Below is a map story that pretty much sums up the weather over the past seven to ten days in Nebraska. Warm, windy, and dry conditions have warmed up the soils and have used up some valuable soil moisture. It is never to early to start praying for rain.
The yield data from USDA/NASS for 2014 was recently released and Lancaster County had the highest non-irrigated average corn yield in the available data set at 152.5 bushels per acre. The yield data for non-irrigated corn goes back to 1947 for Lancaster County and the county average non-irrigated corn yield hit 152 bu/acre in 2004 and 2009. Irrigated corn yield was 191.4 bu/acre, which was lower than 2009 (208 bu/ac), 2004 (193 bu/ac), and 2011 (192.3 bu/ac). Corn yield for all corn grain acres in Lancaster County was 155.7 bu/acre, which was second only to 2009 (156.7 bu/ac), with records for all corn grain yield dating back to 1910.
For Cass County, all corn grain yield for 2014 was 170.2 bu/ac, which was second highest yield behind 2009 (176 bu/ac). Otoe County all corn grain yield was 158.8 bu/acre in 2014, which was third most behind 2009 (166 bu/ac) and 2004 (163 bu/ac).
More information on 2014 data can be found here.
The graph below shows a comparison of the 1981-2010 (current) climate normals to the 1971-2000 and 1961-1990 climate normals. Climate normals are three-decade averages for temperature and precipitation. The data below show an overall warming trend, especially in the winter months and a trend towards more precipitation in the late spring/early summer. It is not uncommon for climate normals to change, but the trend is something worth watching. This current trend leads to an early warm-up in the spring and increased early season evapotranspiration. An increase in precipitation can make up for the increased demand, as long as the precipitation is timely and does not come in one or two events. This increases the need for good soil structure and infiltration to capture all of the moisture, but still have adequate soil structure for timely field operations.
After months of being in an El Nino Watch, the NOAA CPC/IRI issues an El Nino advisory. Conditions have been borderline for an El Nino since last summer, but actual weather conditions did not align to typical El Nino patterns, but some of those features are now taking place. The typical El Nino impacts are weak in the U.S. during the spring, thus forecasts will not increase in confidence. The map below shows the precipitation pattern in the U.S. during an El Nino from March to May and the confidence associated with that pattern. As you can see from the map, there is not much of a signal for precipitation for Nebraska for the three month period. The four maps at the bottom show the deviations from normal for precipitation and temperature during an El Nino for April and May. These maps do show a slight signal for cooler and drier conditions for April and a cooler May, as compared to the 1981-2010 climate normals. View the entire story from NOAA here.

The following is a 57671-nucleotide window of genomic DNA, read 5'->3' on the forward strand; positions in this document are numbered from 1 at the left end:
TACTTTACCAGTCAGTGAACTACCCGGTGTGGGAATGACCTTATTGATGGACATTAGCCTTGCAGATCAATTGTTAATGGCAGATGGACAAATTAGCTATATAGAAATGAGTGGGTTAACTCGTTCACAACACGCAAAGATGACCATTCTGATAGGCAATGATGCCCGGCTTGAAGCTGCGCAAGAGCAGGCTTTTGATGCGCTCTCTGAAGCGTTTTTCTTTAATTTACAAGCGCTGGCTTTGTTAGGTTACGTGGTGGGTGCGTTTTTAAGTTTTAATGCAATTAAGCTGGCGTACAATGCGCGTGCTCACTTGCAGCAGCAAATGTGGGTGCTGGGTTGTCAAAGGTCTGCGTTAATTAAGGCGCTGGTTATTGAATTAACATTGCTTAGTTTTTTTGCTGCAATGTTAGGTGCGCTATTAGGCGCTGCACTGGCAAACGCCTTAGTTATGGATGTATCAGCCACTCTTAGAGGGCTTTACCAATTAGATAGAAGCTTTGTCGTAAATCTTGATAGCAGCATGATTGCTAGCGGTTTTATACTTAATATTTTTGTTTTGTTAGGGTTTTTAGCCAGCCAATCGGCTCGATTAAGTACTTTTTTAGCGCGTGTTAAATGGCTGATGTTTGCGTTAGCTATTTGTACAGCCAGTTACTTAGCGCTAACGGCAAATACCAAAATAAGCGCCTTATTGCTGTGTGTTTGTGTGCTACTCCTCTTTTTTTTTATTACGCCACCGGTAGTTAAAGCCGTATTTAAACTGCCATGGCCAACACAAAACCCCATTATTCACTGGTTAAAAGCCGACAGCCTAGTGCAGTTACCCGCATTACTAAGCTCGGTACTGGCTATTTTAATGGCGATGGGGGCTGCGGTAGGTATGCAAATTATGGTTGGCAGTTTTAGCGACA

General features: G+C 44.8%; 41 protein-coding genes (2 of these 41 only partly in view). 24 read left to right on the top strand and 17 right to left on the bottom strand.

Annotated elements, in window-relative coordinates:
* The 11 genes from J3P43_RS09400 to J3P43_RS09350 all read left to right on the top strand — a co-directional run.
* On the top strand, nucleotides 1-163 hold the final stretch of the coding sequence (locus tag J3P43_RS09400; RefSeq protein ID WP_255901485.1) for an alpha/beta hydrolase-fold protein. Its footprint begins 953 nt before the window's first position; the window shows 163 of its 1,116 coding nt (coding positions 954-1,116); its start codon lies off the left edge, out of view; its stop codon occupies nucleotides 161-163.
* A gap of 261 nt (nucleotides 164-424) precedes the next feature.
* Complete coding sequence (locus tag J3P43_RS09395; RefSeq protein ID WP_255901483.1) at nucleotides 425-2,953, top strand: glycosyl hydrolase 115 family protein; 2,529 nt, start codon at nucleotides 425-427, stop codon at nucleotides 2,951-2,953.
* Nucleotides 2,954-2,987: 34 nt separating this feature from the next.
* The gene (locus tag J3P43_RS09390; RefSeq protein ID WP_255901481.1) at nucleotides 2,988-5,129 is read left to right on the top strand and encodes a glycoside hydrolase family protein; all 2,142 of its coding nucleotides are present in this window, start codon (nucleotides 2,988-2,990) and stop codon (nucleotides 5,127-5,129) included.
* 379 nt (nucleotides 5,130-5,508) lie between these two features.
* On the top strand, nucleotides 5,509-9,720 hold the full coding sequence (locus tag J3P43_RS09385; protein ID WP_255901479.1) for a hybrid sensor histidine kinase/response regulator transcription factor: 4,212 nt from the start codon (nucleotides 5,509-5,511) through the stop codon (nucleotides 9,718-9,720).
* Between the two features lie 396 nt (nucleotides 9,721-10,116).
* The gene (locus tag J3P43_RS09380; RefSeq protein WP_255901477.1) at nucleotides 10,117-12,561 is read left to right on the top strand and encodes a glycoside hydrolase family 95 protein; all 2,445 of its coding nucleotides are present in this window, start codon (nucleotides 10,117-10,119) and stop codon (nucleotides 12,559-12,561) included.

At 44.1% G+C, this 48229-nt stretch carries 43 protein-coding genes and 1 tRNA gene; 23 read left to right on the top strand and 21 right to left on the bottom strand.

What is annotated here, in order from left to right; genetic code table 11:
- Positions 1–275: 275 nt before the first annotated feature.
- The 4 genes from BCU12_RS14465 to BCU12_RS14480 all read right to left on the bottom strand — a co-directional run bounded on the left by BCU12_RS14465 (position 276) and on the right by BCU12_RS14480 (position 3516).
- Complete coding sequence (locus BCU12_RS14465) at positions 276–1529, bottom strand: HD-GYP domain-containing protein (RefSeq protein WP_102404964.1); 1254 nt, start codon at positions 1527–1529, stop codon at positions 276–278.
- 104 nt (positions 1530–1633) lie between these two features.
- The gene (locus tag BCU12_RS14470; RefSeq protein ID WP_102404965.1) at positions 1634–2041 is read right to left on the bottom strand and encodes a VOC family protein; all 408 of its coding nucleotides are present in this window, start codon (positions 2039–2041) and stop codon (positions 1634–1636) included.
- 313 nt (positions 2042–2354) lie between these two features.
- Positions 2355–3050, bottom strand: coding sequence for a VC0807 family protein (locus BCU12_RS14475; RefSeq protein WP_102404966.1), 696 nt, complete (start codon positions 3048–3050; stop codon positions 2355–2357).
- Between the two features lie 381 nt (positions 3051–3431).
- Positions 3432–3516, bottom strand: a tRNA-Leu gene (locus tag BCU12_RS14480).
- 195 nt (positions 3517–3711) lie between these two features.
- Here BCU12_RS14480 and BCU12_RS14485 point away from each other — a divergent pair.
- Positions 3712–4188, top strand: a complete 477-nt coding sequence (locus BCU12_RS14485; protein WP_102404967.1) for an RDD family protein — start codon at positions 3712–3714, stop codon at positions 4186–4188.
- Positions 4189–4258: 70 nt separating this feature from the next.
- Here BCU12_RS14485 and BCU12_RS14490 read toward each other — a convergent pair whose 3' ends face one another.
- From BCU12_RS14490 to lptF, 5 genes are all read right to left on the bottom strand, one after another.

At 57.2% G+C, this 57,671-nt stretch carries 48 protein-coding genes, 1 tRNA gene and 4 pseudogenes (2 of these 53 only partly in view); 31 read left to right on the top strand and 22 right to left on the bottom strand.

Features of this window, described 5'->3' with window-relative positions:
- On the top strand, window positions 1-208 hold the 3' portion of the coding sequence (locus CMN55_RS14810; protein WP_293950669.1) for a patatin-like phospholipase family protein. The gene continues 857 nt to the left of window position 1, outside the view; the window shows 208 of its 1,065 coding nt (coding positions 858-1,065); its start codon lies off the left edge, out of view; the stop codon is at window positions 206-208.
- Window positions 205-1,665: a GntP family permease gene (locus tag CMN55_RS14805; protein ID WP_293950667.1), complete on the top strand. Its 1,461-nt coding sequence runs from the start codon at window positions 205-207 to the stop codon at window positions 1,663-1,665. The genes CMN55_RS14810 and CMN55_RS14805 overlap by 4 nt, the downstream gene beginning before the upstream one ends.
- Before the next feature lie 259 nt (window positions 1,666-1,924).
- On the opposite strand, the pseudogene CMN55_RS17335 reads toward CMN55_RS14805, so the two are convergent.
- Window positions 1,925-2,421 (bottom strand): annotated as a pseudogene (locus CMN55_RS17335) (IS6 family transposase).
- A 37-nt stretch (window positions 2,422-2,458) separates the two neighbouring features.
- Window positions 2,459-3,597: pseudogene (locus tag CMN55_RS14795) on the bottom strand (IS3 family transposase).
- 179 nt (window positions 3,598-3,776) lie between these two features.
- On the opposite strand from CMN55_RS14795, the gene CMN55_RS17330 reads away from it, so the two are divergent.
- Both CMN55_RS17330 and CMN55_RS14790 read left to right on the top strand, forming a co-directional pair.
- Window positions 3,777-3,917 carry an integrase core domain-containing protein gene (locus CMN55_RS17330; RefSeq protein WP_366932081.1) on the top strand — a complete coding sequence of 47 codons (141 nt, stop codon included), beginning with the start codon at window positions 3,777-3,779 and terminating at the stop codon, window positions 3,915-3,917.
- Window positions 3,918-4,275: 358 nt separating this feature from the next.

The temperature outlook for the next couple weeks is very promising for above normal temperatures. After a very cold last few weeks for many in Nebraska and eastward, this warm weather will be welcome and needed. The one-month outlook still has central and northeast U.S. in the area of increased chances for below normal temperatures. The very cold temperatures over the last few days and the rest of this week look to "even out" the warmth expected next week as far as an average temperature through the firs half of March. This would mean they are predicting enhanced odds for below normal temperatures the final two weeks of March, although the probabilities are quite low for the central and northern plains. Models are suggesting a return to the pattern we saw in late February/early March in week 3. This pattern had the cool air centered over the Great Lakes, which impacted most areas east of the Rockies.
The National Weather Service will be changing their website for some offices in the Central Region, which includes all of the Nebraska offices. Here is a statement from the NWS..... "On or shortly after, Monday, March 30, 2015, all Central Region (CR) NWS Weather Forecast Offices (WFOs), River Forecast Centers (RFCs) and Center Weather Service Units (CWSUs) will migrate to a new layout on the front page of their web home pages. This is in response to a required web infrastructure consolidation that will occur by the end of 2015. The change will also provide office to office consistency because the layout of the home page will be set across the region and eventually across the nation."
I study weather and climate impacts on agriculture, climate variability, and using weather and climate information to make better agricultural decisions.